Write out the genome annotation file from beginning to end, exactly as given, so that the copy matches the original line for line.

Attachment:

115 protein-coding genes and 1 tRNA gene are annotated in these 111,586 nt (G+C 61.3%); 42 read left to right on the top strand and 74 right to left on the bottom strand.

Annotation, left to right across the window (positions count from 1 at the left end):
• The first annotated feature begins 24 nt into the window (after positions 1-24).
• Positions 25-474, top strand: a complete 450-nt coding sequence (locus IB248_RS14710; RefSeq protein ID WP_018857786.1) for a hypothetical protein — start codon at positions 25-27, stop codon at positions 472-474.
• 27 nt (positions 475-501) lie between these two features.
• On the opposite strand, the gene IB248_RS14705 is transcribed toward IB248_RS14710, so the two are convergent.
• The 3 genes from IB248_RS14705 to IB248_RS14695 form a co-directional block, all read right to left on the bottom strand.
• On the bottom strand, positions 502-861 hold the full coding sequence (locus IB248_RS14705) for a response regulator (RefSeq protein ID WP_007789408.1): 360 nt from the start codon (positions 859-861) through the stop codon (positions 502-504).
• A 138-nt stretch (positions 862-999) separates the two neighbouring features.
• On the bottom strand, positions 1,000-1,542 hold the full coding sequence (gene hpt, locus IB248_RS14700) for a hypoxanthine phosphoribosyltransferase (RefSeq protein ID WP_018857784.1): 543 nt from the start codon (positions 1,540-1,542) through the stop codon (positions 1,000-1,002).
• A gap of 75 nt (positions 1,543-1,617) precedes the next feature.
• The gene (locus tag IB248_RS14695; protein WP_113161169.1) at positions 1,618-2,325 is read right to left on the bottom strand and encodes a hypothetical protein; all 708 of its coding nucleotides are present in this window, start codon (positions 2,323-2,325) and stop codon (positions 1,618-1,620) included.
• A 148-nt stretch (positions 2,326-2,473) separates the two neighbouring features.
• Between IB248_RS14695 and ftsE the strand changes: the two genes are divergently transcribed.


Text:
115 protein-coding genes and 1 tRNA gene are annotated in these 111,586 nt (G+C 61.3%); 42 read left to right on the top strand and 74 right to left on the bottom strand.

Annotation, left to right across the window (positions count from 1 at the left end):
• The first annotated feature begins 24 nt into the window (after positions 1-24).
• Positions 25-474, top strand: a complete 450-nt coding sequence (locus IB248_RS14710; RefSeq protein ID WP_018857786.1) for a hypothetical protein — start codon at positions 25-27, stop codon at positions 472-474.
• 27 nt (positions 475-501) lie between these two features.
• On the opposite strand, the gene IB248_RS14705 is transcribed toward IB248_RS14710, so the two are convergent.
• The 3 genes from IB248_RS14705 to IB248_RS14695 form a co-directional block, all read right to left on the bottom strand.
• On the bottom strand, positions 502-861 hold the full coding sequence (locus IB248_RS14705) for a response regulator (RefSeq protein ID WP_007789408.1): 360 nt from the start codon (positions 859-861) through the stop codon (positions 502-504).
• A 138-nt stretch (positions 862-999) separates the two neighbouring features.
• On the bottom strand, positions 1,000-1,542 hold the full coding sequence (gene hpt, locus IB248_RS14700) for a hypoxanthine phosphoribosyltransferase (RefSeq protein ID WP_018857784.1): 543 nt from the start codon (positions 1,540-1,542) through the stop codon (positions 1,000-1,002).
• A gap of 75 nt (positions 1,543-1,617) precedes the next feature.
• The gene (locus tag IB248_RS14695; protein WP_113161169.1) at positions 1,618-2,325 is read right to left on the bottom strand and encodes a hypothetical protein; all 708 of its coding nucleotides are present in this window, start codon (positions 2,323-2,325) and stop codon (positions 1,618-1,620) included.
• A 148-nt stretch (positions 2,326-2,473) separates the two neighbouring features.
• Between IB248_RS14695 and ftsE the strand changes: the two genes are divergently transcribed.